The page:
The biggest takeaway from the poll, though, is what’s highlighted above, and the dilemma it creates for both Republicans in the House and Senate and Republicans as a whole. If you judge things by what the base of the Republican Party is saying, and what is presently being said on conservative talk radio, Fox News Channel, and in the conservative blogosphere, then the election was a clear mandate for a conservative agenda and not for some spirit of national cooperation. Rather than trying to find ways to make deals with the President and with the Democrats in the House and Senate, the argument this group is making goes, Republicans on Capitol Hill need to spend the next two years confronting the President and his fellow Democrats by pushing through bills that advance conservative ideas, even it if means Presidential veto after Presidential veto. Such a record of vetoes, the logic seems to go, will establish President Obama as the obstructionist, not the Republicans, and if Democrats in the Senate used the filibuster to block legislation that they are convinced is popular then it will only come back to bite them them in 2016. In some sense, it’s an expanded version of the game plan the House GOP followed for the last four years when it sent bills to the Senate that were ignored while engaging in no-compromises negotiations with the President on everything from taxes to the debt ceiling to a budget negotiation that turned into a foolish and ultimately doomed effort to “defund” Obamacare that led to one of the longest government shutdowns in American history. All of this taken together, they claim, will lay out the differences between the GOP and the Democrats starkly heading into 2016, allowing the Republicans to benefit electorally from Democratic intransigence.
On the other side there’s the rest of the American people who, according to this poll, the exit polling from Tuesday, and numerous pre-election polls has a very different idea of what they want from Washington. While it’s not always possible to say exactly what the public wants on specific policy issues — on Obamacare for example, a majority continues to say that they don’t like the bill but that majority is basically equally divided on whether Congress should fix the bill or trash it completely and start over — it seems overwhelmingly clear that what they don’t want is a repeat of the gridlock, confrontation, and hyperpartisanship that we’ve seen from Congress in the past. To a large degree, the public really does seem to want to see Congress “work together” to get things done as the flowery rhetoric puts it. If nothing else, they certainly don’t want to see more of the same from Congress and the President, a fact reflected in the declining public approval numbers for both bodies.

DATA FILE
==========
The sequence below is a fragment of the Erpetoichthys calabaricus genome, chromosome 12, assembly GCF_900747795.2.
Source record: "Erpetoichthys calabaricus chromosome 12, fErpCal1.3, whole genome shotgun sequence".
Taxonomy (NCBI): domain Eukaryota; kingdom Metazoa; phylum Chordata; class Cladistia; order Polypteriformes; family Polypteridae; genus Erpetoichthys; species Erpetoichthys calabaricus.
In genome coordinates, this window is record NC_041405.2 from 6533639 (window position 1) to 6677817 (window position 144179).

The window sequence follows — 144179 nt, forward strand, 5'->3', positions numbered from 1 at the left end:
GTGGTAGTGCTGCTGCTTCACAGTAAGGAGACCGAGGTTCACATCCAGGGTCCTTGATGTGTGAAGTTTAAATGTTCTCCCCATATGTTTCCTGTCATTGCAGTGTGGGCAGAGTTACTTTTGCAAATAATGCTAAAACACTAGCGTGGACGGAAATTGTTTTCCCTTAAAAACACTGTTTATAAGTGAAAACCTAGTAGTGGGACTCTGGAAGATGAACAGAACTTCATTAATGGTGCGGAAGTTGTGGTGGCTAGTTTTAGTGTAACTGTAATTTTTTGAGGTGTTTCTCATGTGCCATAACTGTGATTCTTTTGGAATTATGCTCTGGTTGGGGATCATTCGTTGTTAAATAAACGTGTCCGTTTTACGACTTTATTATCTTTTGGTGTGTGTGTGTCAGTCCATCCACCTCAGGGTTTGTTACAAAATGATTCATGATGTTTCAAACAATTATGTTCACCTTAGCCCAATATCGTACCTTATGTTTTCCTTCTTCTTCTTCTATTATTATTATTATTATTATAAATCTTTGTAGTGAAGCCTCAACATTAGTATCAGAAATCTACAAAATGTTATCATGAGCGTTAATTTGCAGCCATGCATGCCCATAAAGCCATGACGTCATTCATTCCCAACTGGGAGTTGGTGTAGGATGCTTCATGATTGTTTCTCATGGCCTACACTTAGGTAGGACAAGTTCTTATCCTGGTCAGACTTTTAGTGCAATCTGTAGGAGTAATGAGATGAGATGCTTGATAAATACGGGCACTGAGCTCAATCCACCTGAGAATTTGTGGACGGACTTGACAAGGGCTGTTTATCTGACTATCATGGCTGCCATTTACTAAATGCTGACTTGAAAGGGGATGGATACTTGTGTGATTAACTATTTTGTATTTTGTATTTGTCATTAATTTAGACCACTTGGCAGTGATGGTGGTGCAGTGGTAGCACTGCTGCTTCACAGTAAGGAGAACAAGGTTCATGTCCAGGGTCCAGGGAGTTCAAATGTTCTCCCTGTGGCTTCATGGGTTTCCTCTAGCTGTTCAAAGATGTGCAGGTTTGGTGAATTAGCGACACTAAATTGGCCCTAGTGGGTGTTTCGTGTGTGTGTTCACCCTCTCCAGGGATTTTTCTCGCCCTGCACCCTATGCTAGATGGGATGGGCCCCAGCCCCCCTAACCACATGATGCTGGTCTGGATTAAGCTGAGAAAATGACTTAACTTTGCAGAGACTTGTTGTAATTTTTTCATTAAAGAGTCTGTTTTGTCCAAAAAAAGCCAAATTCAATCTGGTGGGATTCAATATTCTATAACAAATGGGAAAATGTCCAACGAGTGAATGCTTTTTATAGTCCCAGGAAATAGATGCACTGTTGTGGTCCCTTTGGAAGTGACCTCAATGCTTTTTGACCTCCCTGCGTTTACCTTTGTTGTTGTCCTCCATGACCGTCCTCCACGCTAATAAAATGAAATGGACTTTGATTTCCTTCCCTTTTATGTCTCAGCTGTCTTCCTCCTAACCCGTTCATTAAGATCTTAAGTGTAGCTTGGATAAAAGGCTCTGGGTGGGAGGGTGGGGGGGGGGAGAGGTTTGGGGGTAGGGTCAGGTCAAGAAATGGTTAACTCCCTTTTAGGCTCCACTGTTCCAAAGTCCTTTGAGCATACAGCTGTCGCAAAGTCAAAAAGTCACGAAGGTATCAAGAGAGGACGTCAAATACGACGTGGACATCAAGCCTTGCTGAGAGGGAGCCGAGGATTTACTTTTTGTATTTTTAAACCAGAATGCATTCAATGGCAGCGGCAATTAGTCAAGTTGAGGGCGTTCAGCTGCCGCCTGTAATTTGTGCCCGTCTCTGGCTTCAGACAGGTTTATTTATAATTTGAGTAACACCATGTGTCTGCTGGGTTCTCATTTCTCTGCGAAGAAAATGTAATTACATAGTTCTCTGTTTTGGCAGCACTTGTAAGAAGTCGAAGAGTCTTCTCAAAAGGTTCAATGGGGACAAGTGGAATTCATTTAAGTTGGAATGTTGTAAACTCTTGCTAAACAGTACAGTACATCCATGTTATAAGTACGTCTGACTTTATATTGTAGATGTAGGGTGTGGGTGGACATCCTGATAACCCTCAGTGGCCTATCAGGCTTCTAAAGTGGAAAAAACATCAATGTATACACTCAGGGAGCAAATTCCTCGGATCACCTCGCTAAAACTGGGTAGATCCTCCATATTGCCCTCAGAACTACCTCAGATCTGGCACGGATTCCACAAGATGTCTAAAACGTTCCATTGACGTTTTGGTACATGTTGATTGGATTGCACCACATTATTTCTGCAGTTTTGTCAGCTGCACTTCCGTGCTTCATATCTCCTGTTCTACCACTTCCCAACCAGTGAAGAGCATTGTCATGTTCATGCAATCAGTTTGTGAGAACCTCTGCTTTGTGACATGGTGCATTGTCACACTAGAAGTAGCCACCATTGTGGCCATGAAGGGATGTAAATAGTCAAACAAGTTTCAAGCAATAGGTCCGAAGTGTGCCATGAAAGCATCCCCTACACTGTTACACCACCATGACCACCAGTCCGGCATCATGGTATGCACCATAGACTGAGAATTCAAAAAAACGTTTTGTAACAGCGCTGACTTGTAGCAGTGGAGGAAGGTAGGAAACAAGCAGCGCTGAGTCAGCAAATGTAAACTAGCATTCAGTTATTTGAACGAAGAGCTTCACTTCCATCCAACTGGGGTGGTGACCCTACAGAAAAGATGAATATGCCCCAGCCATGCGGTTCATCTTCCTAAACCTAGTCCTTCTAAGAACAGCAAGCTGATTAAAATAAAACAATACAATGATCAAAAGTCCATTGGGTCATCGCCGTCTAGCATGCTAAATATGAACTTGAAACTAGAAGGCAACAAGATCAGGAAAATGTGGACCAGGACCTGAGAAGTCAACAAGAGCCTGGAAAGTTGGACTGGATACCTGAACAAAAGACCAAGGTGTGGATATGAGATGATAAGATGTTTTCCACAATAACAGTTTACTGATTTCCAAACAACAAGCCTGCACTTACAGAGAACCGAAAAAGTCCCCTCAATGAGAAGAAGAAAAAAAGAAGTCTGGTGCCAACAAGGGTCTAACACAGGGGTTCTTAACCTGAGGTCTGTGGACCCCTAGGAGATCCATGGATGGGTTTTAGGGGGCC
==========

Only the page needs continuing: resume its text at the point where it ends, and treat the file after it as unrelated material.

This presents an obvious challenge for Republican leaders and for the men and women who would be potential candidates for President in 2016. If they are going to navigate the rough waters of their own political party, they have to show a level of political orthodoxy and resistance to compromise that makes governing in an era of divided government next to impossible. However, if the GOP is going to succeed nationally it has to do more than just appeal to its narrow base. There are ways to thread that needle, but it’s not going to be an easy task and it’s going to present a problem for Republicans as long as it continues to be a parry with a powerful base that believes that purity is more important than accomplishing anything or winning elections.